Mackenzie Cummings-Grady Journal Staff
While it may not be my type of music, there is no denying Justin Bieber has immense talent. Despite him having inspired many jealous vendettas in the testosterone- -fueled community, the Canadian singer/songwriter has become an international pop sensation. When Believe was released last year, it solidified Bieber’s reputation as a more mature pop artist. The days of “One Time” and “Baby” were behind him, Bieber was ready to leave his tween audience behind and join the ranks of pop’s biggest male stars.
Despite many of the songs being over-produced on the original album, Believe (Acoustic,) which was released early last week, shows Bieber
doing what made him a celebrated artist in the first place: playing guitar and
singing. While many of his live performances have evolved into the classic Chris Brown “Dance-And-Lip-Sync” routine, the acoustic album reassures his fans that he became famous because of his talent in constructing catchy, well-written love songs.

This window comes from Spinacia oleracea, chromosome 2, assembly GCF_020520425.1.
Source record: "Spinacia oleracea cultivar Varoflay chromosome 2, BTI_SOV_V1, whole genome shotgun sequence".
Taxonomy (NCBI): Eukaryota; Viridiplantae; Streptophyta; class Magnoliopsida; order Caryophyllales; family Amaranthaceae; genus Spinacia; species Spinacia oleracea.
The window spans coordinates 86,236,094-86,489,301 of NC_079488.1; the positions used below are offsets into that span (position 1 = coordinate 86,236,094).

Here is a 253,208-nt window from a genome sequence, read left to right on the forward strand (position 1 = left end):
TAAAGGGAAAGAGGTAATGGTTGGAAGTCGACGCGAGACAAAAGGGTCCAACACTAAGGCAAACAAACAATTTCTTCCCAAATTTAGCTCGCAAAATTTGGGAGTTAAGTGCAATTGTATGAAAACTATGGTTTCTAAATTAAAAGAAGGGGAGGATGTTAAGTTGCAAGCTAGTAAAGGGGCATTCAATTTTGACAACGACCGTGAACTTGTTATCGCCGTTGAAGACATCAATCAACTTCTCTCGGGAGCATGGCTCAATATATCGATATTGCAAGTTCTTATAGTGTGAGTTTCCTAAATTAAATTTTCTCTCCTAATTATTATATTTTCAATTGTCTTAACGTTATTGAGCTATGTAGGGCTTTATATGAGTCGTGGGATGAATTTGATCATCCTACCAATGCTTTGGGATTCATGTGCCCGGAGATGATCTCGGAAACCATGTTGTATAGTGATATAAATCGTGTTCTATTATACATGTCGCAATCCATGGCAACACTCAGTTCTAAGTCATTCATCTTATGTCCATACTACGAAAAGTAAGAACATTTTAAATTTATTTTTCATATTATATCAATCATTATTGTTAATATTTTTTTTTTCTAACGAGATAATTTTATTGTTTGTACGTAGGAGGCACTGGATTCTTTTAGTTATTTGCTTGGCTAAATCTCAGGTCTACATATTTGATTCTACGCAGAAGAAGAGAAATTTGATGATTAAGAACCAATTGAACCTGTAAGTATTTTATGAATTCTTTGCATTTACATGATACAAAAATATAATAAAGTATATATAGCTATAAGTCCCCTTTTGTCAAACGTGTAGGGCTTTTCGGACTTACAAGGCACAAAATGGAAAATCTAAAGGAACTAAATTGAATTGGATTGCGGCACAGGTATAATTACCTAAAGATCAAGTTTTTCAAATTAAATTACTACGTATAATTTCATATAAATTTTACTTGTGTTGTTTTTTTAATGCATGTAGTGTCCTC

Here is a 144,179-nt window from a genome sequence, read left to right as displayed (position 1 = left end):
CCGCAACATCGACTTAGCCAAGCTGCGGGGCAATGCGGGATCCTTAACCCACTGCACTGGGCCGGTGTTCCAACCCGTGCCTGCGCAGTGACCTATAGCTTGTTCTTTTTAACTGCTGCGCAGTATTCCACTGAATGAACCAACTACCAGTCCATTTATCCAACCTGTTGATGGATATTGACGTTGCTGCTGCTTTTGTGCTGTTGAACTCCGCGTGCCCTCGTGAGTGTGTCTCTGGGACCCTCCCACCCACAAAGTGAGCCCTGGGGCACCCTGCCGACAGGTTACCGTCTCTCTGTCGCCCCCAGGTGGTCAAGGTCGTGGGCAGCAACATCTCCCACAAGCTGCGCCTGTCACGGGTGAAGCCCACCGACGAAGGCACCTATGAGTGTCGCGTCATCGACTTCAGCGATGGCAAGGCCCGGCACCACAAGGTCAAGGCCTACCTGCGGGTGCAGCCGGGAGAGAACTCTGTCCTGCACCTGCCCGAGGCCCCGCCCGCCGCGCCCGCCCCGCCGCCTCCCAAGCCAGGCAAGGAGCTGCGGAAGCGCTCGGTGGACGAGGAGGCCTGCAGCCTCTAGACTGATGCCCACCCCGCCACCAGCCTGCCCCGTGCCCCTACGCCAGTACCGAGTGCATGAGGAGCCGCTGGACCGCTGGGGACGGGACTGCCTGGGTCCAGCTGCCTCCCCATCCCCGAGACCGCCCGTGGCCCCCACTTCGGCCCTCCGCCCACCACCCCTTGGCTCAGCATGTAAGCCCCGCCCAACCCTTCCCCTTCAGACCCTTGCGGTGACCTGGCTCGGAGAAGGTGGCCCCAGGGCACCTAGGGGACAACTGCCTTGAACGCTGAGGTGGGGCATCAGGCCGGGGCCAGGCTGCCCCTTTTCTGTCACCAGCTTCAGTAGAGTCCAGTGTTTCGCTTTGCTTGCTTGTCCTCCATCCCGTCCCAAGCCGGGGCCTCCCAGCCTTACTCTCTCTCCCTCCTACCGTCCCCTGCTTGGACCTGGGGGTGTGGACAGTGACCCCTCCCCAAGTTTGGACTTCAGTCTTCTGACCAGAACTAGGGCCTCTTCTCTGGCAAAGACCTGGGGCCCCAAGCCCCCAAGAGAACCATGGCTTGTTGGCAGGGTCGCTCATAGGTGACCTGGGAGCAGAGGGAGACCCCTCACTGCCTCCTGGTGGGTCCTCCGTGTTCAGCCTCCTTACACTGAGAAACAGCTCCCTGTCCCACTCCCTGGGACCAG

While I wish Bieber had taken the time to strip down the entire album into acoustic ecstasy, (especially the horrid duet “Right Here” with Drake, which would have been better than the original release) the material Bebier provides is satisfying. The two new songs “Yellow Raincoat” and “I Would” give Bieber an almost Bruno Mars-sounding acoustic, and I would be severely disappointed if Bieber took the sound of raw auditory guitar strums and turned it into a beat.
While I cower in my dorm room writing this review to avoid teasing from my friends, I have no problem in saying that Acoustic goes farther than its predecessor did in providing catchy, satisfying pop music. Anyone who’s ignorant about Justin Bieber should at least give the ten songs provided on the album a try, and see that maybe the pop sensation has some value to it. At the tender age of 19, he’s done more than most will probably achieve in a lifetime, and the music speaks for itself. The hype surrounding Bieber will likely never die out, so we might as well get used to him.